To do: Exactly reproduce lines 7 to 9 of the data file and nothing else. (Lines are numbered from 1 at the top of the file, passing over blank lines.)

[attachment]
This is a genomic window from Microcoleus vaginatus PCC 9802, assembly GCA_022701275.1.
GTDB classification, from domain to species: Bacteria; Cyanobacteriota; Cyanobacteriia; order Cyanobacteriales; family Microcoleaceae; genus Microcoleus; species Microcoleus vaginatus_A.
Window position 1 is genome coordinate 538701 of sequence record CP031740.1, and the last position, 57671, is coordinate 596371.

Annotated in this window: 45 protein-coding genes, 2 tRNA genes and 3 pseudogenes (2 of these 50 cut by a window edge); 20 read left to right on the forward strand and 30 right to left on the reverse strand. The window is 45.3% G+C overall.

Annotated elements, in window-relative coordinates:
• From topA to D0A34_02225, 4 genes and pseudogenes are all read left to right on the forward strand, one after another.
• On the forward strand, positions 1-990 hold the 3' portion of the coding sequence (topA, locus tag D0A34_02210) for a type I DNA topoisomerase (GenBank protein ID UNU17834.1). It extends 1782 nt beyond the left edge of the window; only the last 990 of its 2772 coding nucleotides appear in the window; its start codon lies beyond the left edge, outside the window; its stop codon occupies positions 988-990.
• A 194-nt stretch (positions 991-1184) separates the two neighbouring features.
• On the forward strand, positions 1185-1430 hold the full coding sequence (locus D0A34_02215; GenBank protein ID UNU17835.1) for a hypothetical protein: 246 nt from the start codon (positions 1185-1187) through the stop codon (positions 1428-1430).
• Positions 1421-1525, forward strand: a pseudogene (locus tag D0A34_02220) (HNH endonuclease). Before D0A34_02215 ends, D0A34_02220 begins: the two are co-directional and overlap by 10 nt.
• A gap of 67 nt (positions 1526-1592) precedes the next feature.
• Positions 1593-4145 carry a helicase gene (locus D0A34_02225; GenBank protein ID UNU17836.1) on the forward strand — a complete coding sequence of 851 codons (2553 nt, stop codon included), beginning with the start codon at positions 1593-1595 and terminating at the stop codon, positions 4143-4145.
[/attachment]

• On the forward strand, positions 1-990 hold the 3' portion of the coding sequence (topA, locus tag D0A34_02210) for a type I DNA topoisomerase (GenBank protein ID UNU17834.1). It extends 1782 nt beyond the left edge of the window; only the last 990 of its 2772 coding nucleotides appear in the window; its start codon lies beyond the left edge, outside the window; its stop codon occupies positions 988-990.
• A 194-nt stretch (positions 991-1184) separates the two neighbouring features.
• On the forward strand, positions 1185-1430 hold the full coding sequence (locus D0A34_02215; GenBank protein ID UNU17835.1) for a hypothetical protein: 246 nt from the start codon (positions 1185-1187) through the stop codon (positions 1428-1430).